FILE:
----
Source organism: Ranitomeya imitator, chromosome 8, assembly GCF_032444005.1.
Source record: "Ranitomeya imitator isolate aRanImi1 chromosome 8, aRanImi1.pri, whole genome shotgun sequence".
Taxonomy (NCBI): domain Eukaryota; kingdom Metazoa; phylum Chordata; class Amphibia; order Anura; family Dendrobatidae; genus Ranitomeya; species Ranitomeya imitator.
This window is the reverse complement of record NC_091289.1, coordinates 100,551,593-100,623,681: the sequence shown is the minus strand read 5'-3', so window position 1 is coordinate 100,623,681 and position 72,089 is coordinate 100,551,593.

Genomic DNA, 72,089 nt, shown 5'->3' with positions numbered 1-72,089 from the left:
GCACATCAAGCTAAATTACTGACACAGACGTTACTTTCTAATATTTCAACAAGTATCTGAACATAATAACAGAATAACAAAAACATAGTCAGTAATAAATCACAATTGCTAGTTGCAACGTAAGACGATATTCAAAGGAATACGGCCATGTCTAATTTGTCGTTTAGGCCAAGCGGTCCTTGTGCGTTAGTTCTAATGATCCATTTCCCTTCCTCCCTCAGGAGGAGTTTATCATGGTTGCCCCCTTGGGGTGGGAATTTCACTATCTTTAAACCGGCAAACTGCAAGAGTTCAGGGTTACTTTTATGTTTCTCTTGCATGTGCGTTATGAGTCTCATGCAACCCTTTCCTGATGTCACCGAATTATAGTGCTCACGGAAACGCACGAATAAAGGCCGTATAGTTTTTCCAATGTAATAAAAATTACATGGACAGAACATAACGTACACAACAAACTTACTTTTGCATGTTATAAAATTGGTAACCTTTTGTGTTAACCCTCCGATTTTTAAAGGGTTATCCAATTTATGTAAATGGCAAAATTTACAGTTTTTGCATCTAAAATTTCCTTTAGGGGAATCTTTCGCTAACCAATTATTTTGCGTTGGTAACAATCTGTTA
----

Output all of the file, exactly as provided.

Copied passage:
Source organism: Ranitomeya imitator, chromosome 8, assembly GCF_032444005.1.
Source record: "Ranitomeya imitator isolate aRanImi1 chromosome 8, aRanImi1.pri, whole genome shotgun sequence".
Taxonomy (NCBI): domain Eukaryota; kingdom Metazoa; phylum Chordata; class Amphibia; order Anura; family Dendrobatidae; genus Ranitomeya; species Ranitomeya imitator.
This window is the reverse complement of record NC_091289.1, coordinates 100,551,593-100,623,681: the sequence shown is the minus strand read 5'-3', so window position 1 is coordinate 100,623,681 and position 72,089 is coordinate 100,551,593.

Genomic DNA, 72,089 nt, shown 5'->3' with positions numbered 1-72,089 from the left:
GCACATCAAGCTAAATTACTGACACAGACGTTACTTTCTAATATTTCAACAAGTATCTGAACATAATAACAGAATAACAAAAACATAGTCAGTAATAAATCACAATTGCTAGTTGCAACGTAAGACGATATTCAAAGGAATACGGCCATGTCTAATTTGTCGTTTAGGCCAAGCGGTCCTTGTGCGTTAGTTCTAATGATCCATTTCCCTTCCTCCCTCAGGAGGAGTTTATCATGGTTGCCCCCTTGGGGTGGGAATTTCACTATCTTTAAACCGGCAAACTGCAAGAGTTCAGGGTTACTTTTATGTTTCTCTTGCATGTGCGTTATGAGTCTCATGCAACCCTTTCCTGATGTCACCGAATTATAGTGCTCACGGAAACGCACGAATAAAGGCCGTATAGTTTTTCCAATGTAATAAAAATTACATGGACAGAACATAACGTACACAACAAACTTACTTTTGCATGTTATAAAATTGGTAACCTTTTGTGTTAACCCTCCGATTTTTAAAGGGTTATCCAATTTATGTAAATGGCAAAATTTACAGTTTTTGCATCTAAAATTTCCTTTAGGGGAATCTTTCGCTAACCAATTATTTTGCGTTGGTAACAATCTGTTA